Regina Spektor has been bringing her brand of alt-pop to the masses for over a decade, but many don’t know it because she didn’t really break into the realm of commercial success until 2006 with her smash hit “Fidelity” from her album Begin To Hope. Both that album and its 2009 successor Far (QRO review) were full of catchy piano songs that kept listeners interested. With the arrival of her newest album What We Saw From the Cheap Seats, her creativity and knack for evolution, sadly, are coming into question. The reason is that it is more of the same, only this time there aren’t any songs nearly as catchy as past hits such as “Better” or “Laughing With”.
Regina, at this point, we get it. You can play the piano really well and your quirky bohemian vocals that include explosion noises on songs like “All the Rowboats” or creepy gasps on “Open” have been cool in the past, but aren’t cool enough to be done over and over without expecting people to get tired of you at some point. In fact, it’s getting downright annoying. Now, if you aspired to be the next lead singer for Disturbed then these continued tactics might make more sense.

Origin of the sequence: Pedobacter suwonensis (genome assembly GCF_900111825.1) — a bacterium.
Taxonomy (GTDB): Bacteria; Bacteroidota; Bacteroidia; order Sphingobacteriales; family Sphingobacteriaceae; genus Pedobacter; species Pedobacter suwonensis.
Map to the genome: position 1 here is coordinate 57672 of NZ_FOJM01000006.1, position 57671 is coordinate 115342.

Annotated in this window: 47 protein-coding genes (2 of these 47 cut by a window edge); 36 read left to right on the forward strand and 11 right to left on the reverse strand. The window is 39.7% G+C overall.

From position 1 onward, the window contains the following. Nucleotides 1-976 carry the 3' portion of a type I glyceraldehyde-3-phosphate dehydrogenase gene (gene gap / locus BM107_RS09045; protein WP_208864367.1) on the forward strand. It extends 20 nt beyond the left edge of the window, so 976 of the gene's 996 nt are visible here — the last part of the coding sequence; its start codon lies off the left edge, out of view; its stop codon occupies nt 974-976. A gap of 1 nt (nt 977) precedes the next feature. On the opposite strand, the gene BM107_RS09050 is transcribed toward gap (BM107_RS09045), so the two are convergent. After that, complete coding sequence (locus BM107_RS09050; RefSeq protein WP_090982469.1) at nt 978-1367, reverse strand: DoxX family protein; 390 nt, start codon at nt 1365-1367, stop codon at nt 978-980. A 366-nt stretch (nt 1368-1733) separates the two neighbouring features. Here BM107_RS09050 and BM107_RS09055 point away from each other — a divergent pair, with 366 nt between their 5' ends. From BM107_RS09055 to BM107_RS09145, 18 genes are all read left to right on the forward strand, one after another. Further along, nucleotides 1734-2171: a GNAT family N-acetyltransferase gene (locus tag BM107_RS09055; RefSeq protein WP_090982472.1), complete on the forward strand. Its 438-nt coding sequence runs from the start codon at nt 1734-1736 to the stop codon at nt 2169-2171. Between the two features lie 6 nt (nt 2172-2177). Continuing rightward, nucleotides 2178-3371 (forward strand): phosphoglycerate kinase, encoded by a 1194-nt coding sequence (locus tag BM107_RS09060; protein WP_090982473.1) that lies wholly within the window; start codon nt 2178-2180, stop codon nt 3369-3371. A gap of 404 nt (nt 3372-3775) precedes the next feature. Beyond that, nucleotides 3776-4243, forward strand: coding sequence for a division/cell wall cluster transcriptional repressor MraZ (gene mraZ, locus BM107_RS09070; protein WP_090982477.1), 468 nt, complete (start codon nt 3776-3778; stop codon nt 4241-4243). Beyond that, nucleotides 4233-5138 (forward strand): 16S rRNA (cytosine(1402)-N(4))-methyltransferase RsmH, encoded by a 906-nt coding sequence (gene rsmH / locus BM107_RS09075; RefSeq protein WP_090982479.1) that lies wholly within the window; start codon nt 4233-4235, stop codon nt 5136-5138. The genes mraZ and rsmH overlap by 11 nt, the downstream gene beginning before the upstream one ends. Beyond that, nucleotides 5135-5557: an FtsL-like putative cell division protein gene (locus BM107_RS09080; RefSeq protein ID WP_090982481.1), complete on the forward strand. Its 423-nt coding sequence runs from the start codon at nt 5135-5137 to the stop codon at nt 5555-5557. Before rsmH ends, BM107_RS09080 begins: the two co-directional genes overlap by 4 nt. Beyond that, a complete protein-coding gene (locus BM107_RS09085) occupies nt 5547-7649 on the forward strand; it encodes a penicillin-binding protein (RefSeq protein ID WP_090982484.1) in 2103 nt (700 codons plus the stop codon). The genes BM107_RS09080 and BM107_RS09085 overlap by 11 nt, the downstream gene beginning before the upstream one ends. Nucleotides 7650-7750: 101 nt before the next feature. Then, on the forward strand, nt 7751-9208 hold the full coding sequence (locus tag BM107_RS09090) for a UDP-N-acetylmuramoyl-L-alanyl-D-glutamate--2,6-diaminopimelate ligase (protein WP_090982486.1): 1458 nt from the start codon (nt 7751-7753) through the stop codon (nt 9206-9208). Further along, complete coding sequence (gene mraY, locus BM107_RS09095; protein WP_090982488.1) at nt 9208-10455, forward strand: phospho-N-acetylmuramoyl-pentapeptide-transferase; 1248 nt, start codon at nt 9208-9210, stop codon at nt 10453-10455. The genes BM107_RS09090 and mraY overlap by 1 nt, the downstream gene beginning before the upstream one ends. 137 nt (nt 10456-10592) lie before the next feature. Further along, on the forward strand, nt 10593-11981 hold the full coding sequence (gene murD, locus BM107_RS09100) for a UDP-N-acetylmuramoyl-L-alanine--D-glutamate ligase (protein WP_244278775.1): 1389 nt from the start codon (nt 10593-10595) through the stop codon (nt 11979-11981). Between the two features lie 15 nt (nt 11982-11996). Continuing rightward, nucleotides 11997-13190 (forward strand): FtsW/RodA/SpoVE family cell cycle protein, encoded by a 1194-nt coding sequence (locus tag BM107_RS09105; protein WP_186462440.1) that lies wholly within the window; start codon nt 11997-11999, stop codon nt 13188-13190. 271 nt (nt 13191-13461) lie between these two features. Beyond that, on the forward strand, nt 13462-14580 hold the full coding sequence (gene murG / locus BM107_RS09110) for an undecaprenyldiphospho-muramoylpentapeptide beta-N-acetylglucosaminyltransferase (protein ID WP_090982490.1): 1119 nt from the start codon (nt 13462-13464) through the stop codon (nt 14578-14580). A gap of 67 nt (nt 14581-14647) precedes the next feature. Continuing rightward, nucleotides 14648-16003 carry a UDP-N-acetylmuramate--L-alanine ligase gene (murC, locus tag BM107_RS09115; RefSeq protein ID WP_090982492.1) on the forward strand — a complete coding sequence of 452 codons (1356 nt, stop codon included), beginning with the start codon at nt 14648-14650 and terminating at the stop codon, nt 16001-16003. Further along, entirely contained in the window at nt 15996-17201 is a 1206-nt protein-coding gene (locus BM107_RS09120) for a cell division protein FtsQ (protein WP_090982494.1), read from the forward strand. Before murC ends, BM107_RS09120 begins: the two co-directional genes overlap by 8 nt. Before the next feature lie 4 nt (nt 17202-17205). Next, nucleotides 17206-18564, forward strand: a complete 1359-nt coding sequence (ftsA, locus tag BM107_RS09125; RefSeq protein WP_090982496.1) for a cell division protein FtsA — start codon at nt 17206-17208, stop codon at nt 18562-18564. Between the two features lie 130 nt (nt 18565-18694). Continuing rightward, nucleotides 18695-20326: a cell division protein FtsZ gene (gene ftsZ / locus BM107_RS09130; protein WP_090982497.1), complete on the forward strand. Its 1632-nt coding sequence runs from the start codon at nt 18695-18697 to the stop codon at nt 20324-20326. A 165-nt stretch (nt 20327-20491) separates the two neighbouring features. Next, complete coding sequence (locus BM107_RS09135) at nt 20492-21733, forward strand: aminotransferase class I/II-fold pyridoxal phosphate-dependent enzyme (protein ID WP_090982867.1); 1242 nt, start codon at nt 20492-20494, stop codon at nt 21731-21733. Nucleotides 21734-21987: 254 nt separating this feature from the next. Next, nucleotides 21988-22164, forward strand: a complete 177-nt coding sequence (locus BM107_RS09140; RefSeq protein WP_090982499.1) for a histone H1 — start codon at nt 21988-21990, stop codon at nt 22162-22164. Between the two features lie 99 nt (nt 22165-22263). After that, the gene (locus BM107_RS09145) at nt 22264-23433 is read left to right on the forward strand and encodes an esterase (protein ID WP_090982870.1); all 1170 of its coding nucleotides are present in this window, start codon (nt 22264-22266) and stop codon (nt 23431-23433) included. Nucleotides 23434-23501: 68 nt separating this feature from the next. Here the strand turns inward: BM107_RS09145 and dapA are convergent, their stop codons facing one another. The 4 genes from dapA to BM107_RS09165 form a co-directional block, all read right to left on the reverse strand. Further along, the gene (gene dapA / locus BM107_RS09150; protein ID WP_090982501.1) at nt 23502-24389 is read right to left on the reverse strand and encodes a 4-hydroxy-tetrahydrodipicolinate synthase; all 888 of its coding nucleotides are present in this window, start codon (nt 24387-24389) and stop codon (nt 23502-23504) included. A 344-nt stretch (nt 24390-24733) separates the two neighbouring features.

So what exactly is it we saw from the cheap seats? Exactly what you would see from the front row, a Regina Spektor that is no doubt talented but is struggling to stay fresh and relevant. The title is undoubtedly a social commentary, but we owe Spektor thanks because she is also letting us know that if the world is a stage then we don’t need to shell out the amount of money it would take to buy a front row seat to her career. There’s definitely something to be said for knowing what you’re good at, but a complete lack of evolution or exploration can’t be overlooked when you’re an artist. Considering that, the cheap seats or even no seats at all will be enough from here on out.